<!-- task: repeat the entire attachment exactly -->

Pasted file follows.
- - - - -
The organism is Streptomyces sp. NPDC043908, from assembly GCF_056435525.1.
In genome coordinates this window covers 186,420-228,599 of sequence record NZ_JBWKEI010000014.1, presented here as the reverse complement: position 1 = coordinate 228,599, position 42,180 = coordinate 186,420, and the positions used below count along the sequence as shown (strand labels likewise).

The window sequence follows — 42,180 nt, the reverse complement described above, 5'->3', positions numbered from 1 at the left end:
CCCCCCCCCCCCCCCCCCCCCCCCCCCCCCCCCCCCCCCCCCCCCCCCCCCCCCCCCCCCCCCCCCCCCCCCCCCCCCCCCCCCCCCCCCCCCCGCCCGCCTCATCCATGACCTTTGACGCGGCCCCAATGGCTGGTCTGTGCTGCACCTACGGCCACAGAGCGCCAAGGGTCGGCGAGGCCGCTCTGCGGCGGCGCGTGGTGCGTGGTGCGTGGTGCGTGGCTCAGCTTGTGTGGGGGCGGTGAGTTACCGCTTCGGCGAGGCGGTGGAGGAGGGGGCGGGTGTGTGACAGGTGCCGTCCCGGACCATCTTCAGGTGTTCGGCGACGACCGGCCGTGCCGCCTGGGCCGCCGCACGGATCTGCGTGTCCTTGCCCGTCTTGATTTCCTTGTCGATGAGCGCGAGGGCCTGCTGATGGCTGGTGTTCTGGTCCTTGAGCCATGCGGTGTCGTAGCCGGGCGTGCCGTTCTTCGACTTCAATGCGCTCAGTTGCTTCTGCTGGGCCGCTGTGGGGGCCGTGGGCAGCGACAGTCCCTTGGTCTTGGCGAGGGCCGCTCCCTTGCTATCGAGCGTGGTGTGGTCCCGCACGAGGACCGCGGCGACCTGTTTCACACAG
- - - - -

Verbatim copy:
The organism is Streptomyces sp. NPDC043908, from assembly GCF_056435525.1.
In genome coordinates this window covers 186,420-228,599 of sequence record NZ_JBWKEI010000014.1, presented here as the reverse complement: position 1 = coordinate 228,599, position 42,180 = coordinate 186,420, and the positions used below count along the sequence as shown (strand labels likewise).

The window sequence follows — 42,180 nt, the reverse complement described above, 5'->3', positions numbered from 1 at the left end:
CCCCCCCCCCCCCCCCCCCCCCCCCCCCCCCCCCCCCCCCCCCCCCCCCCCCCCCCCCCCCCCCCCCCCCCCCCCCCCCCCCCCCCCCCCCCCCGCCCGCCTCATCCATGACCTTTGACGCGGCCCCAATGGCTGGTCTGTGCTGCACCTACGGCCACAGAGCGCCAAGGGTCGGCGAGGCCGCTCTGCGGCGGCGCGTGGTGCGTGGTGCGTGGTGCGTGGCTCAGCTTGTGTGGGGGCGGTGAGTTACCGCTTCGGCGAGGCGGTGGAGGAGGGGGCGGGTGTGTGACAGGTGCCGTCCCGGACCATCTTCAGGTGTTCGGCGACGACCGGCCGTGCCGCCTGGGCCGCCGCACGGATCTGCGTGTCCTTGCCCGTCTTGATTTCCTTGTCGATGAGCGCGAGGGCCTGCTGATGGCTGGTGTTCTGGTCCTTGAGCCATGCGGTGTCGTAGCCGGGCGTGCCGTTCTTCGACTTCAATGCGCTCAGTTGCTTCTGCTGGGCCGCTGTGGGGGCCGTGGGCAGCGACAGTCCCTTGGTCTTGGCGAGGGCCGCTCCCTTGCTATCGAGCGTGGTGTGGTCCCGCACGAGGACCGCGGCGACCTGTTTCACACAG